You never think it could happen to you, until it does.
I took a sexual assault prevention course the summer before I began college, per my loving and protective mother’s advice. I learned the significance of situational awareness and training techniques to protect myself against potential assailants. I have always known the sobering statistic that one in five women are victims of sexual assault in college, although it never seemed to be more than a distant fact.
Confidential support is available for those affected by sexual violence.
I believed I had the tools and tactics to protect myself from assault. Once I started school, my chief concerns were making an “A” on my first-year seminar essay and deciding if my friends and I should go to Med Deli or The Pizza Press for dinner (Med Deli, obviously).
I felt confident to take on college. I was in love with UNC — excelling in classes, learning from passionate professors and making memorable friendships, all while enjoying the quintessential feeling of freedom that comes with your first year of college.
My entire life changed when I was drugged and raped at a fraternity cocktail last year.
I finished my first beer when I was handed a drink from a brother. After my first sip, the rest of the night was hazy and disorienting. My memory fuzzily fades in and out, but I will never be able to escape the haunting, unforgettable reminder of my rapist forcing himself inside me underneath my dress. I was unable to move or speak, and certainly could not consent.
I woke up the next morning in my dorm room covered in bruises, blood and vomit. A girl at the party was concerned for my almost catatonic state and the gushing gash dripping down my body, and, along with a friend, took me back to my dorm. I still don’t know how I got that scar, but I don’t want to imagine.
I should have immediately reported my assault, but like the 80 percent of sexual assaults that go unreported, I didn’t.
I felt powerless against the potent threat of the fraternity that stripped me of my innocence and stole much more than my first year. I was petrified of the backlash I would receive from those defending the University’s reputation.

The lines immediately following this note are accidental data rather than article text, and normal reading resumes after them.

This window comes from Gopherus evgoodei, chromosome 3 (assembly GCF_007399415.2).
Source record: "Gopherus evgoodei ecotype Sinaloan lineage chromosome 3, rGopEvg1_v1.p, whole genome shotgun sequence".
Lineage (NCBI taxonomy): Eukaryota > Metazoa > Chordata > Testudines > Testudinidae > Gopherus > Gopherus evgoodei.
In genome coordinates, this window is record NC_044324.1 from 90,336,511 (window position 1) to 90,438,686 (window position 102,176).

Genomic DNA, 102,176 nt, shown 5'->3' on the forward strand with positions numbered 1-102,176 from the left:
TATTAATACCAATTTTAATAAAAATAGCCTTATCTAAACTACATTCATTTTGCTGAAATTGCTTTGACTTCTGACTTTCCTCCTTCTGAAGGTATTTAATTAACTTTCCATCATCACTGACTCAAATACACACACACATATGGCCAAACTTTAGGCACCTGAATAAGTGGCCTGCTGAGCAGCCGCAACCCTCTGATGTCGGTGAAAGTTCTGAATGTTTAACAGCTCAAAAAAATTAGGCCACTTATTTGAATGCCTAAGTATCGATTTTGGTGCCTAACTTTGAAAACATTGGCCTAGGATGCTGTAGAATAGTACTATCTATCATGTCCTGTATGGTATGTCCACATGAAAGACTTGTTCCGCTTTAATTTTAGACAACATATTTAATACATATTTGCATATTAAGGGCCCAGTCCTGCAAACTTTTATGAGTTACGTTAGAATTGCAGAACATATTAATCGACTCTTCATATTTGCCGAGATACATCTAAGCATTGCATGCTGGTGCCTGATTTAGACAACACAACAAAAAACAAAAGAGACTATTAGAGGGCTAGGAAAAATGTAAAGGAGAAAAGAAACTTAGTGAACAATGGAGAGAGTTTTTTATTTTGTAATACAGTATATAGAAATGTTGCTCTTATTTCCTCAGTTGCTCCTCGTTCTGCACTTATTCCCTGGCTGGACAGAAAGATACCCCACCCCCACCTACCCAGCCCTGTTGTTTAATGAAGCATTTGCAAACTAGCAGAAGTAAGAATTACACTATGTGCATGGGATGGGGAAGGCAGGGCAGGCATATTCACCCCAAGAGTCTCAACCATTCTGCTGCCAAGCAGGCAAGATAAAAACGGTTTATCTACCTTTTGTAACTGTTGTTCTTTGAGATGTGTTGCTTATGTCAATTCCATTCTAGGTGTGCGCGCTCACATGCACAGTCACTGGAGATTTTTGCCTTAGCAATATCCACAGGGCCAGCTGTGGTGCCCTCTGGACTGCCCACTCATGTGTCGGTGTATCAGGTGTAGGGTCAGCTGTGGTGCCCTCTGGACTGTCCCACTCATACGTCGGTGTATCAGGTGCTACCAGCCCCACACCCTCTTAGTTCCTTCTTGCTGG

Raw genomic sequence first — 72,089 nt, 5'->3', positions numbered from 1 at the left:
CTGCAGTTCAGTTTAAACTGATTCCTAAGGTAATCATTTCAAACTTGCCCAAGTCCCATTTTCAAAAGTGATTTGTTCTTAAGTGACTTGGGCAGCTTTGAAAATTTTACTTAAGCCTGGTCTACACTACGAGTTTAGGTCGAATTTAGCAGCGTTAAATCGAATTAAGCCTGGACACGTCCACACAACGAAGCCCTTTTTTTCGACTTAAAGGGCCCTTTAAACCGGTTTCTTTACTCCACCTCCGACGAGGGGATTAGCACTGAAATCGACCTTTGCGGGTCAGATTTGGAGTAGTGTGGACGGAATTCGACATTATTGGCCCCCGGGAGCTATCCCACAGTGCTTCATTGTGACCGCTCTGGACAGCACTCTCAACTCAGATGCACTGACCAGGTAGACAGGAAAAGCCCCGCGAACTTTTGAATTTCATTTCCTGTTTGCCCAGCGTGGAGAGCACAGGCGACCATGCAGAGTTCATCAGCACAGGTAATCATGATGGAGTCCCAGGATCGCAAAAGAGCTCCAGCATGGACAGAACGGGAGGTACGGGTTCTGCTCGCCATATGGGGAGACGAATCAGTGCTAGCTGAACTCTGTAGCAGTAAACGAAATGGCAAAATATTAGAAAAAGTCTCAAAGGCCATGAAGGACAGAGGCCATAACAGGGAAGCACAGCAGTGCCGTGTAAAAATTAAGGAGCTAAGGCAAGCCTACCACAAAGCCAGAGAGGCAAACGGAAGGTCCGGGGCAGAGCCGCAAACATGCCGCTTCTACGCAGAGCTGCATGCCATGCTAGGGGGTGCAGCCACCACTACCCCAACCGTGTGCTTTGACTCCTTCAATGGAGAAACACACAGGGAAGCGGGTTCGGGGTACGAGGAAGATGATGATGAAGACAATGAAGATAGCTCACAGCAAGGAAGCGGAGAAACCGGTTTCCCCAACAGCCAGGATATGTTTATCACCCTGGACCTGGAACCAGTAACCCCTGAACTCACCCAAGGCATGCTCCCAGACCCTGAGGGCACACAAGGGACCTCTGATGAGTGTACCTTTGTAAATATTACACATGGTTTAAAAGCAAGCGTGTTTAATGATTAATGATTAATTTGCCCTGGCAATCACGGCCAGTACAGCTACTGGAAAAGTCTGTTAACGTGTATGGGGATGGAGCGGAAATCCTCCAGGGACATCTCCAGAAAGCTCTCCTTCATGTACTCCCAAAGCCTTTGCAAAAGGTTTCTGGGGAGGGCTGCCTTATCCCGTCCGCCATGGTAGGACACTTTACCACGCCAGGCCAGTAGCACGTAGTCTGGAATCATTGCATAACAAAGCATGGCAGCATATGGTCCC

In an all-too-common act of victim-blaming, I believed my rape was my fault. I was taught never to drink anything I didn’t see poured. The risks of frat parties always seemed distant — I enjoyed many throughout the year and was friends with brothers. By telling only a few close friends about my assault, I isolated myself from the world long before the pandemic began.
My nightmares never seem to stop, my anxiety and depression skyrocketed, I can’t shake panic attacks and my grades suffered. My scar may someday heal, but what happened that night will always stay with me.
My story is, unfortunately, not unique. I was a first-year during the incident, and 84 percent of female survivors report being sexually assaulted during their first four semesters. I am in Greek life, and women in sororities are 74 percent more likely to experience sexual assault.
UNC has a disturbing and disgraceful history of mishandling sexual assault. Last year, the University was slammed with a $1.5 million fine for Title IX violations surrounding the management of sexual assault cases and failure to obey federal law on reporting campus crime.
One in three undergraduate women at UNC have been sexually assaulted — yet UNC has received only 200 reports of sex offenses since 2007, and just 15 of these reports have been found to violate UNC’s policy on sexual assault. One survivor stated if she knew there were only 10 to 15 people held responsible before her, she never would have reported her assault.
UNC needs to be held accountable for its failure to punish perpetrators. If it isn’t, more women will feel their stories are unimportant, leaving countless assaults unreported and perpetrators free — an especially concerning fact considering repeat rapists commit the majority of sexual crimes.
UNC also needs to hold fraternities responsible for their use of date-rape drugs and legacy of sexual assault on campus. Rape culture is engrained in the facade fraternities call “brotherhood.” With parties powered by seemingly unlimited alcohol and some members with access to date-rape drugs, fraternities foster an unsafe arena for predators to prey on those most vulnerable.
The abolition of Greek life is a protested but popular topic at the country’s most prestigious schools. Fraternities aren’t about community service or finding true friendship — they stand to uphold systems of misogyny, racism and classism. UNC must eliminate these organizations to protect victims and ensure our patterns of experiences aren’t repeated.
Every student deserves to feel safe on a campus supposed to protect them. Institutional betrayal of the highest degree must no longer be tolerated.
I can only hope I attend a university that will do more than the bare minimum to make sure my story isn’t repeated, starting with holding perpetrators accountable and reforming the institutions that enable sexual assault on campus.
UNC Class of 2023
To get the day's news and headlines in your inbox each morning, sign up for our email newsletters.